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Blepharophimosis-intellectual disability syndrome, SBBYS type
A rare, genetic, multiple congenital anomalies syndrome characterized by the association of a typical facial phenotype with microcephaly associated with congenital hypothyroidism, skeletal involvement (polydactyly, long thumb(s) and long first toe(s), and patellar hypoplasia/agenesis), and some degree of global developmental delay, hypotonia and intellectual disability. Facial features include an immobile mask-like face, severe blepharophimosis and ptosis, tear duct abnormalities, a broad nasal bridge, bulbous nasal tip, small mouth, thin upper lip, hypoplastic teeth and small, low set ears. Renal and genital anomalies, usually cryptorchidism, are often present in affected males. Congenital heart defects and growth delay are variably present.
ORPHA:3047Classification level: Disorder
- Hypothyroidism-dysmorphism-postaxial polydactyly-intellectual disability syndrome
- SBBYS variant of Ohdo syndrome
- Say-Barber-Biesecker-Young-Simpson syndrome
- Prevalence: <1 / 1 000 000
- Inheritance: Autosomal dominant
- Age of onset: Infancy, Neonatal
- ICD-10: Q87.8
- OMIM: 603736
- UMLS: C1863557
- MeSH: -
- GARD: -
- MedDRA: -
Although the prevalence of the disorder is unknown, it is thought to be less than 1/1,000,000. To date, 122 individuals with molecularly diagnosed blepharophimosis-intellectual disability syndrome, SBBYS type (SBBYS), have been reported.
Clinical diagnosis is typically based on the striking facial gestalt associated with microcephaly. Skeletal anomalies include long thumbs and great toes, patellar hypoplasia/agenesis, polydactyly (both pre and postaxial), camptodactyly, clinodactyly, brachydactyly, syndactyly, club feet , flexion contractures of the knees and/or hips, and anomalies of the spine, and/or ribs. Individuals generally have developmental delay/intellectual disability, which can be mild. Language disorder, autism spectrum features, anxiety, aggressiveness, attention problems, agenesis or hypoplasia of the corpus callosum, optic nerve hypoplasia and other brain abnormalities have also been reported. Congenital heart malformations (50% of cases), ocular anomalies and bilateral mixed hearing loss are also often present. Renal anomalies (e.g. hydronephrosis or multiple renal cysts), anal and genital anomalies including cryptorchidism, hypospadias, clitoromegaly and/or hypoplasia of the labia minora or majora, are reported in more than 40% of cases. In a minority of cases, thyroid agenesis/hypoplasia, hypothyroidism, intestinal malrotation, dental anomalies, feeding and respiratory difficulties, gastroesophageal reflux, poor growth, short stature, cleft palate, and Pierre Robin sequence are observed. SBBYS is allelic with genitopatellar syndrome and an intermediate phenotype has been described; thus, the disorder may present as part of a spectrum.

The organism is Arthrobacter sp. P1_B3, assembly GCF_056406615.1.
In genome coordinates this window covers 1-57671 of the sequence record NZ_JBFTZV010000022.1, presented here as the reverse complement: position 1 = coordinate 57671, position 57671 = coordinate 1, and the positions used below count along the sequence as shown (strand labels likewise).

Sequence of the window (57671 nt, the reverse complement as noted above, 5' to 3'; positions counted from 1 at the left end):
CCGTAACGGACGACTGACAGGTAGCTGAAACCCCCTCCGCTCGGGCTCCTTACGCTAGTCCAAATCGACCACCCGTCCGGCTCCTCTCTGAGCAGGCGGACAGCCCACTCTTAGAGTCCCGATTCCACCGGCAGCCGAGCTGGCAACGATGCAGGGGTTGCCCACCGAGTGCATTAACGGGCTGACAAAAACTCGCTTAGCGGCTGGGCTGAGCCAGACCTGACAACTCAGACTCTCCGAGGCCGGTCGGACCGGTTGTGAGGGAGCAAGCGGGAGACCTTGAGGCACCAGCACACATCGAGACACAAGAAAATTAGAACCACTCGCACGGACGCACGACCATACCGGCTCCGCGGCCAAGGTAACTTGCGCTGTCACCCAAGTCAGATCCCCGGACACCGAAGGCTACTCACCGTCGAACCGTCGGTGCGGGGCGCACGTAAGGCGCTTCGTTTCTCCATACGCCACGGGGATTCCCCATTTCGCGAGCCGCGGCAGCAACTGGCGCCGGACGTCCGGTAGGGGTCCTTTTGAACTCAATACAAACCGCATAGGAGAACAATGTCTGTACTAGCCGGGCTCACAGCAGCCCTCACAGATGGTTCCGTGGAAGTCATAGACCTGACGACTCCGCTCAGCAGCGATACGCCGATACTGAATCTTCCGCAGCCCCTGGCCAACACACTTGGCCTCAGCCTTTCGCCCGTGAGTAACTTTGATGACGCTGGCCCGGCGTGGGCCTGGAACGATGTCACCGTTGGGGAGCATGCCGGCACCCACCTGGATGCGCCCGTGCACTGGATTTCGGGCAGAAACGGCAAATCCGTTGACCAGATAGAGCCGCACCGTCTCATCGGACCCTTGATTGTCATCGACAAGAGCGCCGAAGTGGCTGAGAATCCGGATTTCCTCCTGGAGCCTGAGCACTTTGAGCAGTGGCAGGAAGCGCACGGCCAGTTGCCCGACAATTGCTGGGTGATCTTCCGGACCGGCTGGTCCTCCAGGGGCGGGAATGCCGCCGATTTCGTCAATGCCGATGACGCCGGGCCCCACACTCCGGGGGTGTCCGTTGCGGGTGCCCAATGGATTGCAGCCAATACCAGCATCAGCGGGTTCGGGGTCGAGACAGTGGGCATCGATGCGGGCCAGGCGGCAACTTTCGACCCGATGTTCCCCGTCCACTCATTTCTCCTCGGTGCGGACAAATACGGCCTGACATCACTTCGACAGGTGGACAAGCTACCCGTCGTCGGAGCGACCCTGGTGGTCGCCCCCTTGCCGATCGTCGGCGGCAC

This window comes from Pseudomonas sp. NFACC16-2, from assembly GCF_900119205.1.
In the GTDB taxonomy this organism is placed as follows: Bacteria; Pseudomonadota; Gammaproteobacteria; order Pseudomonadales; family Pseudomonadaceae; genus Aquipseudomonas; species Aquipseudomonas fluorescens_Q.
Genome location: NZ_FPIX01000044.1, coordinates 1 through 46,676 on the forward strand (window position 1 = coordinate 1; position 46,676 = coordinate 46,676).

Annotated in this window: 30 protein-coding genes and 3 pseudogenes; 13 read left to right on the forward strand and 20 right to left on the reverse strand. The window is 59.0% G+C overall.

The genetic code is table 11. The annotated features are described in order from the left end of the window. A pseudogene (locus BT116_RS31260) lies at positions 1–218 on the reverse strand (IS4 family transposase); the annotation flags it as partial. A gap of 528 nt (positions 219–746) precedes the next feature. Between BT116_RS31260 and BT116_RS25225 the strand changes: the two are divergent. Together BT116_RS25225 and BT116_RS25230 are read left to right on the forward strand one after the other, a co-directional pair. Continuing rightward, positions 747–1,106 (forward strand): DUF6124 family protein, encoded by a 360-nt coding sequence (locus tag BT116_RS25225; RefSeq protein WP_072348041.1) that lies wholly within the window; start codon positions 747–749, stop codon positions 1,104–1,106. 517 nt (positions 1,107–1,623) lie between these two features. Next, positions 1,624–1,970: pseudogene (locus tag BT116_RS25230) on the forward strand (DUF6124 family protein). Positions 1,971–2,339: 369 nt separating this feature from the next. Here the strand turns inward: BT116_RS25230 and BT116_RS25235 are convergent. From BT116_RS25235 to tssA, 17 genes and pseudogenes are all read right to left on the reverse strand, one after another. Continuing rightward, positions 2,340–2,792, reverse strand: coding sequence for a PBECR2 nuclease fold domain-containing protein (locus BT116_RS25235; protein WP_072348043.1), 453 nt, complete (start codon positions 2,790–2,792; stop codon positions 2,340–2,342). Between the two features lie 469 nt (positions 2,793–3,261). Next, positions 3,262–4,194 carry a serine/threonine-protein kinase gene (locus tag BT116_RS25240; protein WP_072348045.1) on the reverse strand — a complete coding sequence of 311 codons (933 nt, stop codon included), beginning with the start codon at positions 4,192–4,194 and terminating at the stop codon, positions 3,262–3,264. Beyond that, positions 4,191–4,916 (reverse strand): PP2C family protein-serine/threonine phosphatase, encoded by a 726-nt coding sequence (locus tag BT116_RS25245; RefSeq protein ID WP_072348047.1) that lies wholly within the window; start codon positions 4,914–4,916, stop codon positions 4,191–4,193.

The syndrome is caused by heterozygous variants in KAT6B (10q22) encoding a highly conserved acetyltransferase that is part of the MYST family, and regulates the expression of multiple genes.
Diagnosis is based on clinical examination, brain imaging and molecular studies (specific gene testing if the specific clinical suspicion has been raised, otherwise broader genomic tests).
Differential diagnosis include other genetic syndromes that associates intellectual disability with one or more of the key features of this disorder.
Polyhydramnios, increased nuchal translucency and/or cystic hygroma, renal anomalies can be observed during pregnancy but are non-specific. Genetic diagnosis can be proposed to families in which the pathogenic variant has already been identified in an affected relative.
Transmission is autosomal dominant. Most of the cases described are de novo, so the empirical risk of recurrence is low, 1-2%. Three families have been described in which the pathogenic variant has been inherited from a parent with a mild phenotype. The recurrence risk in these cases is 50%. To date, no cases of germinal mosaicism have been reported but this cannot be excluded.
Management and treatment
Management requires a lifelong multidisciplinary approach with specific regular follow-up based on the patient's clinical manifestations (pediatric, neuropsychiatric, cardiological, ophthalmological, audiometric, orpthopedic, and genetic examinations). Occupational, physical, speech (in particular non-verbal methods of communication), feeding and educational therapies must be tailored to the patient's needs. Bowel malrotation is a potentially dangerous medical complication. Particular attention should be paid to monitoring feeding and growth, as feeding problems tend to occur early.
Whilst there is limited data regarding life expectancy, adult patients are reported and there are no known reasons to suspect reduced life expectancy. Autonomy depends on the degree of involvement and the severity of the psychomotor developmental delay.